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Environmental sustainability through an eco-friendly dyeing system

The various processes used in the textile processing industry contribute its major portion to the environmental pollution. The discharge of highly colored waste is not only aesthetically displeasing, but it also interferes with the transmission of light and upsets the biological processes which may then cause the direct destruction of aquatic life present in the receiving stream. A small amount of dye in water (10-50mg/L) is highly visible and reduces light penetration in water systems, thus causing a negative effect on photosynthesis. Escalating costs of effluent treatments due to increasingly stringent governmental regulations pose a major economic problem for the textile industry. The most effective means to curb these costs is waste minimization at the source by optimizing application processes. This itself is achieved by using some carefully chosen heterocyclic disperse dyes which were synthesized in our laboratory. Some novel 2-aminothiophenes were prepared from cyan acetates and a range of 1,3- dicarbonyl compounds such as, o-acetoacetotoluidide, 4-chloroacetoacetanilide, and o-acetoacetanisidide using the Karl-Gewald one-pot technique. The 2-aminothiophenes are the major precursors for a number of dyestuff syntheses. The strategically located cyano, methyl ester, ethyl ester groups in the 3-position of the thiophene moiety was intended to confer a range of desirable properties on disperse dyes produced from the amines. Subsequently the application protocol enables alkali after-treatment of the disperse dyed polyester materials rather than reduction clearing. The numerous advantages of this novel method in savings from Water usage, chemicals and materials and consequent benefits on environmental sustainability are highlighted in this paper.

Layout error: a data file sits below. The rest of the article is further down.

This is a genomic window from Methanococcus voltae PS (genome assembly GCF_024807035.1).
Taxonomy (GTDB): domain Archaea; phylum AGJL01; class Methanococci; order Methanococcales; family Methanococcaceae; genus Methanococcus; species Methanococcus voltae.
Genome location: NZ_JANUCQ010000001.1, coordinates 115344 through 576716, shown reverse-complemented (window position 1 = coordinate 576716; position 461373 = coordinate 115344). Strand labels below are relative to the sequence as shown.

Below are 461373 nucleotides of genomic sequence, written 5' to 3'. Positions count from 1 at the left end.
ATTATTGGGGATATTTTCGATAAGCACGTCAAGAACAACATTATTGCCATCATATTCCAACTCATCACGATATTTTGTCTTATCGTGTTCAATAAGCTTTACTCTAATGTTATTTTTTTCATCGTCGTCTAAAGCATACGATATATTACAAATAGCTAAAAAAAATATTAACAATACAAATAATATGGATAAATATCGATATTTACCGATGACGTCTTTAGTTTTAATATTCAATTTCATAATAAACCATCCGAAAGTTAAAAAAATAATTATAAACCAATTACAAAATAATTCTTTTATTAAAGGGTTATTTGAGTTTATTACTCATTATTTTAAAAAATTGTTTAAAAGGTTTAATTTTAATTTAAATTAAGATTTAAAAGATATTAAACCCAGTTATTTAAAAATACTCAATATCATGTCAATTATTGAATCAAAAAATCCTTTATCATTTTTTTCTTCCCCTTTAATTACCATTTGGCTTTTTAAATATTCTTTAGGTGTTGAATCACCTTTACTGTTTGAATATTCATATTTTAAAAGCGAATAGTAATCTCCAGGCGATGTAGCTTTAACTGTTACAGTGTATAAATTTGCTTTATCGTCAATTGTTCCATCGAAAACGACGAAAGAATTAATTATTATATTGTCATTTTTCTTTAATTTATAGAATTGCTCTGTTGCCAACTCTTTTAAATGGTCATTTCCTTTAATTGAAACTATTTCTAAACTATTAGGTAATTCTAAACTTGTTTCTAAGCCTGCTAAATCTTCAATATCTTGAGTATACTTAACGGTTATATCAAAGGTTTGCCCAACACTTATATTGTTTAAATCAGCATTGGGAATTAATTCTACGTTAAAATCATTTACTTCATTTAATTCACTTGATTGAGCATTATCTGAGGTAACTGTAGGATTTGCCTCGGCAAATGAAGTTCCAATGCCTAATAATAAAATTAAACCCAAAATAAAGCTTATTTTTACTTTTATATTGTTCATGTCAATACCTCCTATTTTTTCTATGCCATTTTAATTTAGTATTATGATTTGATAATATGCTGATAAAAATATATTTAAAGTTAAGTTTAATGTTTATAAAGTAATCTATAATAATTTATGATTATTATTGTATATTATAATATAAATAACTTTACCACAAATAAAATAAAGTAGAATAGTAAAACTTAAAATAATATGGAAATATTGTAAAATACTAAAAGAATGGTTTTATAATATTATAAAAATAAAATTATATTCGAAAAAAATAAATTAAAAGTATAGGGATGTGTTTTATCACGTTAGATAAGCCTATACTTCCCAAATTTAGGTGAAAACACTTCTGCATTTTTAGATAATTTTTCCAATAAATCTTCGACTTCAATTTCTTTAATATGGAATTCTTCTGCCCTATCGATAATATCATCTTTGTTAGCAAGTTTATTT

Adewale Adedokun 

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